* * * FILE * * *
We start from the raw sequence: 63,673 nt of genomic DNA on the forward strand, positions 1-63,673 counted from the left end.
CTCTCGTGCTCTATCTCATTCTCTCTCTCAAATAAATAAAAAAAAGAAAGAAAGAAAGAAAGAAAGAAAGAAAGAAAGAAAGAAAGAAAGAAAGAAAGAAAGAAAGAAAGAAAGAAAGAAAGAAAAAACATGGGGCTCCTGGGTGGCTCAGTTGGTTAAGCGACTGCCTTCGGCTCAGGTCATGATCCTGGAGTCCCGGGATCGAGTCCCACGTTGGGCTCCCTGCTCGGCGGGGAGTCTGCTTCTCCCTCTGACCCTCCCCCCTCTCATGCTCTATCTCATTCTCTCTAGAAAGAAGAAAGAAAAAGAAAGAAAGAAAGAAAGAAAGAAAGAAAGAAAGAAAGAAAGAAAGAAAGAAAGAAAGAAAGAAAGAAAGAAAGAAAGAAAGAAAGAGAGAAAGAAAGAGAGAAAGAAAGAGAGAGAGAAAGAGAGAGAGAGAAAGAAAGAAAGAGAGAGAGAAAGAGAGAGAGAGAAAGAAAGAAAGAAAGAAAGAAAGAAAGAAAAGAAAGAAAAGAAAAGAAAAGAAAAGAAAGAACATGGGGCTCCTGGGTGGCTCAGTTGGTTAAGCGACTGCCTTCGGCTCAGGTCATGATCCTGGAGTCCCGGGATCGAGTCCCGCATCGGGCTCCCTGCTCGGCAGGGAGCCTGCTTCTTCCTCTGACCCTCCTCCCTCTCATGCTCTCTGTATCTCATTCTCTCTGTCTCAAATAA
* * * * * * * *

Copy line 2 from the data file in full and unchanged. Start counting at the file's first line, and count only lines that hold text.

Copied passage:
CTCTCGTGCTCTATCTCATTCTCTCTCTCAAATAAATAAAAAAAAGAAAGAAAGAAAGAAAGAAAGAAAGAAAGAAAGAAAGAAAGAAAGAAAGAAAGAAAGAAAGAAAGAAAGAAAGAAAGAAAAAACATGGGGCTCCTGGGTGGCTCAGTTGGTTAAGCGACTGCCTTCGGCTCAGGTCATGATCCTGGAGTCCCGGGATCGAGTCCCACGTTGGGCTCCCTGCTCGGCGGGGAGTCTGCTTCTCCCTCTGACCCTCCCCCCTCTCATGCTCTATCTCATTCTCTCTAGAAAGAAGAAAGAAAAAGAAAGAAAGAAAGAAAGAAAGAAAGAAAGAAAGAAAGAAAGAAAGAAAGAAAGAAAGAAAGAAAGAAAGAAAGAAAGAAAGAAAGAGAGAAAGAAAGAGAGAAAGAAAGAGAGAGAGAAAGAGAGAGAGAGAAAGAAAGAAAGAGAGAGAGAAAGAGAGAGAGAGAAAGAAAGAAAGAAAGAAAGAAAGAAAGAAAAGAAAGAAAAGAAAAGAAAAGAAAAGAAAGAACATGGGGCTCCTGGGTGGCTCAGTTGGTTAAGCGACTGCCTTCGGCTCAGGTCATGATCCTGGAGTCCCGGGATCGAGTCCCGCATCGGGCTCCCTGCTCGGCAGGGAGCCTGCTTCTTCCTCTGACCCTCCTCCCTCTCATGCTCTCTGTATCTCATTCTCTCTGTCTCAAATAA